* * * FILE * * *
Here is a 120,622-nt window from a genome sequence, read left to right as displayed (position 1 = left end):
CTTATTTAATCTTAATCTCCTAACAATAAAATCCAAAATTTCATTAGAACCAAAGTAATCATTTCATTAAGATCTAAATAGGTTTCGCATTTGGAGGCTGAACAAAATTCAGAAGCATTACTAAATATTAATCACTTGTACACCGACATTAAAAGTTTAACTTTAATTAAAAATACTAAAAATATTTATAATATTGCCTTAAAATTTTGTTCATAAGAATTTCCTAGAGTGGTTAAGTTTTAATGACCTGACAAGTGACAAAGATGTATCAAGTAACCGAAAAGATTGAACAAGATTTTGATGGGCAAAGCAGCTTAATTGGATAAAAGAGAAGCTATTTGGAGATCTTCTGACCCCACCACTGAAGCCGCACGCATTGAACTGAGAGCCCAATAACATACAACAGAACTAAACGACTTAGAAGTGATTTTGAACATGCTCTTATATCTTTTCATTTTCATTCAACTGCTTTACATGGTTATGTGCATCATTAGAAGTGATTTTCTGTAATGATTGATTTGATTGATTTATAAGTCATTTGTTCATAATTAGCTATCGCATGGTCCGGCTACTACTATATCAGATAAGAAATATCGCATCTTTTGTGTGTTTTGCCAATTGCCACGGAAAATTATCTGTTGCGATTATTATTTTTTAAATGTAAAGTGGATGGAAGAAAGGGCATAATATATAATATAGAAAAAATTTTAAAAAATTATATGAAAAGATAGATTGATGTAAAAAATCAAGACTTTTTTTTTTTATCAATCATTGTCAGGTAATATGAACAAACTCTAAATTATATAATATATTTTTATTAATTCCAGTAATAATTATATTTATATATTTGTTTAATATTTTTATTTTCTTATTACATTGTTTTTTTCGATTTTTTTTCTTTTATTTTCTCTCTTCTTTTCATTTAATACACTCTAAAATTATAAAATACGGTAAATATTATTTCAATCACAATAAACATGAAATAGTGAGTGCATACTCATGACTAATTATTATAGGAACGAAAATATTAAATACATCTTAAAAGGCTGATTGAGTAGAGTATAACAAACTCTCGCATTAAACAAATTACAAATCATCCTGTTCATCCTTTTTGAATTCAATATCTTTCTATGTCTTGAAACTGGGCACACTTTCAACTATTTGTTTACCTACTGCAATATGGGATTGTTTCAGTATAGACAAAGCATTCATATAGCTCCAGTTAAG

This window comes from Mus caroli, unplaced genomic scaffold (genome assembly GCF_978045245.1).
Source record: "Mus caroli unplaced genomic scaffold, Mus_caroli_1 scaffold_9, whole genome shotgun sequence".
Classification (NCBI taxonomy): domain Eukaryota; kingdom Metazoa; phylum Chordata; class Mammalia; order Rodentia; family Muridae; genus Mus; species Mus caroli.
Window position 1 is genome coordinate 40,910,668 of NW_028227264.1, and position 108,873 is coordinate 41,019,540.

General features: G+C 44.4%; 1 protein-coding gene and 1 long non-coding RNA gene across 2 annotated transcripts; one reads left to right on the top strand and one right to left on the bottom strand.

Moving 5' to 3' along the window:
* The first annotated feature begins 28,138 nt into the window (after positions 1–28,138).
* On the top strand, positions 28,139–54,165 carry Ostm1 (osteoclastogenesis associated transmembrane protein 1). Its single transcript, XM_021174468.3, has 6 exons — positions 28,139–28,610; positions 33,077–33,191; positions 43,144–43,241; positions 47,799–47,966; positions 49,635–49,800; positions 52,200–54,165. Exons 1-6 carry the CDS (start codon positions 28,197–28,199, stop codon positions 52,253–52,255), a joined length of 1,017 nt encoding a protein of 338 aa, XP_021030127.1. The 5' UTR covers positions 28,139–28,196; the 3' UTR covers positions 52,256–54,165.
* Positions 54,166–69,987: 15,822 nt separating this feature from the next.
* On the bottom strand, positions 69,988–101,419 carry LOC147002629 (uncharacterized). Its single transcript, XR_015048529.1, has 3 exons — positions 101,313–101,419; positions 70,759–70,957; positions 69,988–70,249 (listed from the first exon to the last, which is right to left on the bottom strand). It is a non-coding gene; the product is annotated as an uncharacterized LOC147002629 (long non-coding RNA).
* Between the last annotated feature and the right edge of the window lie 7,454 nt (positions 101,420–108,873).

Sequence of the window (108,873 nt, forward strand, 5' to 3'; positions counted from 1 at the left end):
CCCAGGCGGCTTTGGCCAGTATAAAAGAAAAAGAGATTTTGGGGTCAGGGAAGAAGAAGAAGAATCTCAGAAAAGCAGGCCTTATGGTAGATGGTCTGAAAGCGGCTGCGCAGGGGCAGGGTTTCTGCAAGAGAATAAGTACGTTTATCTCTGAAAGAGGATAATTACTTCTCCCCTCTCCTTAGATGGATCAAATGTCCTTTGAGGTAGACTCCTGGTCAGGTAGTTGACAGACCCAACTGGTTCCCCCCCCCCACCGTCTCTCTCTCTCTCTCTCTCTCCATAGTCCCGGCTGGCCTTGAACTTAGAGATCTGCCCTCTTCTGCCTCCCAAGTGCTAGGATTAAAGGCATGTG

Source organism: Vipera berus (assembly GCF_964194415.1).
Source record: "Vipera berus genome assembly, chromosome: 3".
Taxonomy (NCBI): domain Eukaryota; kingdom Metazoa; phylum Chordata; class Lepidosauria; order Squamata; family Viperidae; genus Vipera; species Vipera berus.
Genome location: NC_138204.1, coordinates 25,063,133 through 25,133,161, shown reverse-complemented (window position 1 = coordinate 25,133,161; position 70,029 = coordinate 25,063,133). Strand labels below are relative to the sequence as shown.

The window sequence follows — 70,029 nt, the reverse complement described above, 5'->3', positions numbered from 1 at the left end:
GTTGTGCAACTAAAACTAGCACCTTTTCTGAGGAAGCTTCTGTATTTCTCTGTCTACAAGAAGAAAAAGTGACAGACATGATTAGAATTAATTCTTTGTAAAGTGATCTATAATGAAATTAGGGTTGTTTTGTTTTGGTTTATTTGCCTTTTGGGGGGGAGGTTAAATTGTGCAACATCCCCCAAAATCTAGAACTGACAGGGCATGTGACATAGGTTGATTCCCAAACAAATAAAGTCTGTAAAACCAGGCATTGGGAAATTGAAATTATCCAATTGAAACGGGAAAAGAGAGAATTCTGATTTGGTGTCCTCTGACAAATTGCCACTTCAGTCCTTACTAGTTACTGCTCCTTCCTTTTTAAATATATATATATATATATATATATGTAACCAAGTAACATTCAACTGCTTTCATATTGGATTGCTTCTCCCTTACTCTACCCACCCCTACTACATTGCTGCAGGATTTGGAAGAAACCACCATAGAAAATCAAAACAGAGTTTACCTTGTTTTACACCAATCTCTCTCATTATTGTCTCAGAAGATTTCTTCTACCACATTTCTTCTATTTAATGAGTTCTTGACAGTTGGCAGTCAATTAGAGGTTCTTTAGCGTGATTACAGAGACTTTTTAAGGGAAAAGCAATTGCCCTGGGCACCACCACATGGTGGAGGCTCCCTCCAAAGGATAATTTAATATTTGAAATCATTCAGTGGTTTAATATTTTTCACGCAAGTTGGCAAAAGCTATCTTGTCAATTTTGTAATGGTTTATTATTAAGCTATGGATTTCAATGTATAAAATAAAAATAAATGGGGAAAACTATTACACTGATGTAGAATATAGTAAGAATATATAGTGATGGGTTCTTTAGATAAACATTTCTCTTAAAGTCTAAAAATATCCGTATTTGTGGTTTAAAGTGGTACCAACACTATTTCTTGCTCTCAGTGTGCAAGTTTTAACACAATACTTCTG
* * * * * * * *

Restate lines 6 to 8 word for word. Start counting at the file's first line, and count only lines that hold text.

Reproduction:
Window position 1 is genome coordinate 40,910,668 of NW_028227264.1, and position 108,873 is coordinate 41,019,540.

General features: G+C 44.4%; 1 protein-coding gene and 1 long non-coding RNA gene across 2 annotated transcripts; one reads left to right on the top strand and one right to left on the bottom strand.

Moving 5' to 3' along the window: